Every few years, a new sensation comes to the rescue of a beleaguered U.S. bicycle industry. In the 1970s, 10-speed bikes from Europe sparked a boom stateside. A decade later, mountain bikes renewed the business. A few years after that, American Tour de France champion Lance Armstrong caused a surge of interest in the sport—before his fall from grace.
Now, once again, as bikemakers find themselves confronting years of sales declines for their bread-and-butter product, a new kind of bike is fueling a renaissance in the $6 billion industry: the e-bike.
According to the NPD Retail Tracking Service, unit sales of bikes with electric motors rose 73% last year at specialty shops, after more than doubling the year before. Across the industry, that comes to about 400,000 e-bikes. In contrast, traditional bike sales fell 8% last year.
Trek Bicycle, an iconic American bikemaker whose popularity soared in the early 2000s as Armstrong’s bike of choice, got an early jump on this part of the market, and it’s been a boon: Trek is now the U.S. market leader in e-bikes, ahead of Specialized and Electra, and they generate about 20% of its $1 billion in annual sales. Trek president John Burke sees this as just the start of a new golden age for the industry.
“You have people who commute, you have people who want to bike up hills, and you have people who want to keep up with their spouse,” says Burke, 57, whose father, Dick, cofounded the company in 1976 in Waterloo, Wis. (An avid cyclist who covers 5,000 miles a year, Burke himself has taken to e-bikes, choosing to ride one for nights out in nearby Madison.)
The bike industry as a whole is getting a big lift from all this. The much higher price for an e‑bike—the average e-bike retails for $3,500 at specialty shops, according to the National Bicycle Dealers Association (NBDA), roughly three times as much as a regular bike—is mitigating the pain of slipping overall sales. E-bikes can indeed get pricey: The Trek Domane+ goes for $7,000, and the most expensive mountain e-bike from Specialized, based in Morgan Hill, Calif., retails for more than $12,000.
In the U.S., e-bikes go way back. The first rudimentary patents were filed in 1898, according to the NBDA. And in 1996, a joint venture between Sanyo and the Electric Bicycle Co. led to the first commercially viable e-bike. A year later, Trek tried to make a go of it. But consumers were not ready.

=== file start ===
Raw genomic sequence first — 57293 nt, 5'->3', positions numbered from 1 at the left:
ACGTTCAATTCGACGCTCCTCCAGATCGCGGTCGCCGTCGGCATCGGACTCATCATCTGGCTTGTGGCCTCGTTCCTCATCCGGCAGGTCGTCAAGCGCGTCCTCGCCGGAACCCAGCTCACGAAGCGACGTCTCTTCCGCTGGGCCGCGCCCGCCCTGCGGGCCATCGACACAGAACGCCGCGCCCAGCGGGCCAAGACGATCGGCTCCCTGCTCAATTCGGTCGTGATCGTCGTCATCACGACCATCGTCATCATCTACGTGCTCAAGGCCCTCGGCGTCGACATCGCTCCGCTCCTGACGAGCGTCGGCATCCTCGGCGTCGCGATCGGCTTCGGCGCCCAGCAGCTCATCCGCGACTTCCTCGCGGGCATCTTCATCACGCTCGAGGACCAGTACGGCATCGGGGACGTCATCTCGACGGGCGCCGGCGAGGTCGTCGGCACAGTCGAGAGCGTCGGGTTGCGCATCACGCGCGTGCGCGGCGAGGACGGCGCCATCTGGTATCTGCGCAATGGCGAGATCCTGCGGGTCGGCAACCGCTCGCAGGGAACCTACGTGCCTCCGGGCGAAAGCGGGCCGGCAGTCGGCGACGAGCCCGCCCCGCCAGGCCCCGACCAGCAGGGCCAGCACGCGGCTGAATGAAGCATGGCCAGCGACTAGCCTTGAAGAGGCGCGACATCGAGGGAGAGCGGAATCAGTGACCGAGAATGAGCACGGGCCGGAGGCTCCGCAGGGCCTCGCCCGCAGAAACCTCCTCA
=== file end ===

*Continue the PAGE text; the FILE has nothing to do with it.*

Indeed, this latest push is Trek’s third stab at the e-bike market after flops in previous decades. It was only about three years ago that e-bikes took off in the U.S., just a few years behind an explosion in Europe, particularly in Germany and the Netherlands.
The pivotal moment for the industry was the arrival of high-quality motors, such as those from German manufacturer Bosch. That has gone a long way toward easing people’s “distance anxiety” about losing juice on a longer ride. And Burke’s hopes for the boom to be long-lasting stem from what he sees in Europe, where bike industry trends typically begin. In 2018, sales of new e-bikes eclipsed those of regular bikes in the Netherlands for the first time.
Retailers, many of them staffed by cycling purists, have had to change their tune. “There is lots of snobbery in bike retail, that [e-bikes are] cheating, that they’re not real bikes,” says Noel Kegel, co-owner of the Wheel & Sprocket chain in Wisconsin. But that’s changing, he notes: “For 20 years, nothing is fueling growth, and now we have e-bikes that are generating massive growth.”
The snobbery might be more widespread among the spandex-wearing weekend-warrior set. But the contingent fueling the boom sees e-bikes in a utilitarian light. For instance, about 57% of people in Amsterdam use a bike once a day, principally as a way to commute. E-bikes help them handle longer distances and not get too sweaty on their way to the office.
The e-bike boom is in sync with changing cycling habits: According to the Sports & Fitness Industry Association, the number of hard-core American cyclists (people riding at least 26 times a year) has fallen 14% since 2013, while the number of casual riders (people more apt to use an e-bike) has risen 7%.
Burke doesn’t expect America’s bike culture to replicate Europe’s. But, he says, with more cities installing bike lanes—and with growing concerns about obesity, traffic congestion, and the environment—e-bikes will be more than a fad.
“The bicycle is a real solution for a lot of problems happening around the globe,” he says. “E-bikes help on all those fronts.” And another front they help on is Trek’s top line.
A version of this article appears in the August 2019 issue of Fortune with the headline "Tour de Force."
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